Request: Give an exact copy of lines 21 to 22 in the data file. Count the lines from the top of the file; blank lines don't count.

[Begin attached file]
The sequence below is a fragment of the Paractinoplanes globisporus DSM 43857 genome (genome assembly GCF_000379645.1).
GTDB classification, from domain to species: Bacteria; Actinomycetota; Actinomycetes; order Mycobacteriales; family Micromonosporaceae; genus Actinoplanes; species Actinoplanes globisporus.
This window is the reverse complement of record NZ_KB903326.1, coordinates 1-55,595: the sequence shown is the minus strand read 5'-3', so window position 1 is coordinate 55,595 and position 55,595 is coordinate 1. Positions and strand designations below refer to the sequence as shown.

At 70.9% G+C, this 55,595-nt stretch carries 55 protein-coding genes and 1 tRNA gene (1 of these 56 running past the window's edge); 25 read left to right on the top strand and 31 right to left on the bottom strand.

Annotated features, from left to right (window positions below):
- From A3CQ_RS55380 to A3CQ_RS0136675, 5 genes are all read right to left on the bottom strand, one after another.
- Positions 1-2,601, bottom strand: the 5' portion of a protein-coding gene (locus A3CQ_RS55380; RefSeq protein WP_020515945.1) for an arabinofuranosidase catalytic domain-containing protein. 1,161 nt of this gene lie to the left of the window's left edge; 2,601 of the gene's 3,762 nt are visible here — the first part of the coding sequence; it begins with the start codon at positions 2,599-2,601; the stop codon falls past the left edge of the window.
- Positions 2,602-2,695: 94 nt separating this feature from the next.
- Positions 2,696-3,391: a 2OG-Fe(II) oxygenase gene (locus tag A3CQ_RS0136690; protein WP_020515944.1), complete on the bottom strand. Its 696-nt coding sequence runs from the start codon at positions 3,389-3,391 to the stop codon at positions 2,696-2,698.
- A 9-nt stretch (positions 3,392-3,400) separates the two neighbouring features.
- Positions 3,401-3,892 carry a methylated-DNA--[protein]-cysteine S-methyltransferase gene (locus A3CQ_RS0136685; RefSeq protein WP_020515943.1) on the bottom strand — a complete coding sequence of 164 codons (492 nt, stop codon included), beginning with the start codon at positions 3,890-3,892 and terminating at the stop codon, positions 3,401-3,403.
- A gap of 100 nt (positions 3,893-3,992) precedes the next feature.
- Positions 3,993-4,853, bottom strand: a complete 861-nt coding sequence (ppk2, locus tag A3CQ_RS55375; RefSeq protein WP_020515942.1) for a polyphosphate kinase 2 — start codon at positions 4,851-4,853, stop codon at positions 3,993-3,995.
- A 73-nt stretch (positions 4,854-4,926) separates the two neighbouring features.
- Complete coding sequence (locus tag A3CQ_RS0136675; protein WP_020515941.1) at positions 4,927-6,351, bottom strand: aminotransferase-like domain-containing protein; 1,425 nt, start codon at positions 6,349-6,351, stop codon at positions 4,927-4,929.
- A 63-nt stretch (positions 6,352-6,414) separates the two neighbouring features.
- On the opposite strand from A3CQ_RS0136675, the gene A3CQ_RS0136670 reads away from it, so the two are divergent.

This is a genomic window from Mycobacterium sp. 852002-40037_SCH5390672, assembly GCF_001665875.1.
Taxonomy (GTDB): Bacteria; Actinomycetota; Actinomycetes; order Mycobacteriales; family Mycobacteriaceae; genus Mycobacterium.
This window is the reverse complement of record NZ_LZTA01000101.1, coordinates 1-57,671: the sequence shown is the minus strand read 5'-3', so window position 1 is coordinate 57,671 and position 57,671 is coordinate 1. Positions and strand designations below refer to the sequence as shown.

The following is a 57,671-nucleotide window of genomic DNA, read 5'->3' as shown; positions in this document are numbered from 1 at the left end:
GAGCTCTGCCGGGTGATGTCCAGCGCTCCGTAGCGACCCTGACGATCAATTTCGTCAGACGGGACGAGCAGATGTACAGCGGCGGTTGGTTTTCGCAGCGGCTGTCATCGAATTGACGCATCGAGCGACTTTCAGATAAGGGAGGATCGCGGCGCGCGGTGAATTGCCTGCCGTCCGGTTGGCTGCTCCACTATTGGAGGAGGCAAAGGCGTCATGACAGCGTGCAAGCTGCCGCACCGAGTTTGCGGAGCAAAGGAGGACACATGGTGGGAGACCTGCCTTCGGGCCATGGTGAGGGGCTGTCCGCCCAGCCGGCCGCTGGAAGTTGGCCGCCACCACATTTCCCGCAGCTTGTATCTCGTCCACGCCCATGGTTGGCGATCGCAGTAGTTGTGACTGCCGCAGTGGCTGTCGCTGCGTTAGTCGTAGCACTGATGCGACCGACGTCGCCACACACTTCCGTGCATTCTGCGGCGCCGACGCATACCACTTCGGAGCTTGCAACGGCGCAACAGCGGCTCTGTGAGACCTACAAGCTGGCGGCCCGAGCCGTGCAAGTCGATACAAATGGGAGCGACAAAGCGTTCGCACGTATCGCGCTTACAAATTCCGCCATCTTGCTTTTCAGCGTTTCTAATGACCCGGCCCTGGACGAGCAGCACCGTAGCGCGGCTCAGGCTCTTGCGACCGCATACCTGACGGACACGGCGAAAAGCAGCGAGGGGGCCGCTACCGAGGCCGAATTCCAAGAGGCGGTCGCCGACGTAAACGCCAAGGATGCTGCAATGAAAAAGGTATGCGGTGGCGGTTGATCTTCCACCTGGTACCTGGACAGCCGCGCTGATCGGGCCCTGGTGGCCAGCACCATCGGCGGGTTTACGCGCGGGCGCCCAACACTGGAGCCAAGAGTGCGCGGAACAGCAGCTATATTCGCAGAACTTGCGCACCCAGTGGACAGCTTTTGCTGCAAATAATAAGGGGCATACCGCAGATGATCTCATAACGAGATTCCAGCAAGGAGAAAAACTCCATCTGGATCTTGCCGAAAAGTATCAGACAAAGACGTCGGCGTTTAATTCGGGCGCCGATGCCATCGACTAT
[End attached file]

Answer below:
The following is a 57,671-nucleotide window of genomic DNA, read 5'->3' as shown; positions in this document are numbered from 1 at the left end:
GAGCTCTGCCGGGTGATGTCCAGCGCTCCGTAGCGACCCTGACGATCAATTTCGTCAGACGGGACGAGCAGATGTACAGCGGCGGTTGGTTTTCGCAGCGGCTGTCATCGAATTGACGCATCGAGCGACTTTCAGATAAGGGAGGATCGCGGCGCGCGGTGAATTGCCTGCCGTCCGGTTGGCTGCTCCACTATTGGAGGAGGCAAAGGCGTCATGACAGCGTGCAAGCTGCCGCACCGAGTTTGCGGAGCAAAGGAGGACACATGGTGGGAGACCTGCCTTCGGGCCATGGTGAGGGGCTGTCCGCCCAGCCGGCCGCTGGAAGTTGGCCGCCACCACATTTCCCGCAGCTTGTATCTCGTCCACGCCCATGGTTGGCGATCGCAGTAGTTGTGACTGCCGCAGTGGCTGTCGCTGCGTTAGTCGTAGCACTGATGCGACCGACGTCGCCACACACTTCCGTGCATTCTGCGGCGCCGACGCATACCACTTCGGAGCTTGCAACGGCGCAACAGCGGCTCTGTGAGACCTACAAGCTGGCGGCCCGAGCCGTGCAAGTCGATACAAATGGGAGCGACAAAGCGTTCGCACGTATCGCGCTTACAAATTCCGCCATCTTGCTTTTCAGCGTTTCTAATGACCCGGCCCTGGACGAGCAGCACCGTAGCGCGGCTCAGGCTCTTGCGACCGCATACCTGACGGACACGGCGAAAAGCAGCGAGGGGGCCGCTACCGAGGCCGAATTCCAAGAGGCGGTCGCCGACGTAAACGCCAAGGATGCTGCAATGAAAAAGGTATGCGGTGGCGGTTGATCTTCCACCTGGTACCTGGACAGCCGCGCTGATCGGGCCCTGGTGGCCAGCACCATCGGCGGGTTTACGCGCGGGCGCCCAACACTGGAGCCAAGAGTGCGCGGAACAGCAGCTATATTCGCAGAACTTGCGCACCCAGTGGACAGCTTTTGCTGCAAATAATAAGGGGCATACCGCAGATGATCTCATAACGAGATTCCAGCAAGGAGAAAAACTCCATCTGGATCTTGCCGAAAAGTATCAGACAAAGACGTCGGCGTTTAATTCGGGCGCCGATGCCATCGACTAT